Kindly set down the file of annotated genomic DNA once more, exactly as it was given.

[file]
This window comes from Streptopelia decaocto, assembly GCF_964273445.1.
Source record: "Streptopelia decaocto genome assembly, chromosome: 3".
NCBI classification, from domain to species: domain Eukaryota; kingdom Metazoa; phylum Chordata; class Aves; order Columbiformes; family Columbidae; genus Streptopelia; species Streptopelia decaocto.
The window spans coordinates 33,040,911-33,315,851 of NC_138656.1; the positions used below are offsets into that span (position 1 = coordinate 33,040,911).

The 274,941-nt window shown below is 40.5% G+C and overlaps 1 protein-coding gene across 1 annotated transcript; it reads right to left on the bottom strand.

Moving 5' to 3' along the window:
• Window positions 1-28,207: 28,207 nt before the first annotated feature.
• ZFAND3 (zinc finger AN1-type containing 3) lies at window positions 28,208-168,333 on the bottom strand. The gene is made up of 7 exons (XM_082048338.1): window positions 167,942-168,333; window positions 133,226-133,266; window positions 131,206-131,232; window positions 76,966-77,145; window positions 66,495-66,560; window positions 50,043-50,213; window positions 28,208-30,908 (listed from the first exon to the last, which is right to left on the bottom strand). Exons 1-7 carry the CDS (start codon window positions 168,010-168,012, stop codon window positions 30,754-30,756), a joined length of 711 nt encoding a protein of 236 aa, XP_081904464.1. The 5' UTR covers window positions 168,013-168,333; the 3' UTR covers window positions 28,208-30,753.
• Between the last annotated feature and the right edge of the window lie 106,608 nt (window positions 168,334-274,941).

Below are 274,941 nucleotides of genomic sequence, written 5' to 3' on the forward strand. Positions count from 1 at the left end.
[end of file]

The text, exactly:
This window comes from Streptopelia decaocto, assembly GCF_964273445.1.
Source record: "Streptopelia decaocto genome assembly, chromosome: 3".
NCBI classification, from domain to species: domain Eukaryota; kingdom Metazoa; phylum Chordata; class Aves; order Columbiformes; family Columbidae; genus Streptopelia; species Streptopelia decaocto.
The window spans coordinates 33,040,911-33,315,851 of NC_138656.1; the positions used below are offsets into that span (position 1 = coordinate 33,040,911).

The 274,941-nt window shown below is 40.5% G+C and overlaps 1 protein-coding gene across 1 annotated transcript; it reads right to left on the bottom strand.

Moving 5' to 3' along the window:
• Window positions 1-28,207: 28,207 nt before the first annotated feature.
• ZFAND3 (zinc finger AN1-type containing 3) lies at window positions 28,208-168,333 on the bottom strand. The gene is made up of 7 exons (XM_082048338.1): window positions 167,942-168,333; window positions 133,226-133,266; window positions 131,206-131,232; window positions 76,966-77,145; window positions 66,495-66,560; window positions 50,043-50,213; window positions 28,208-30,908 (listed from the first exon to the last, which is right to left on the bottom strand). Exons 1-7 carry the CDS (start codon window positions 168,010-168,012, stop codon window positions 30,754-30,756), a joined length of 711 nt encoding a protein of 236 aa, XP_081904464.1. The 5' UTR covers window positions 168,013-168,333; the 3' UTR covers window positions 28,208-30,753.
• Between the last annotated feature and the right edge of the window lie 106,608 nt (window positions 168,334-274,941).

Below are 274,941 nucleotides of genomic sequence, written 5' to 3' on the forward strand. Positions count from 1 at the left end.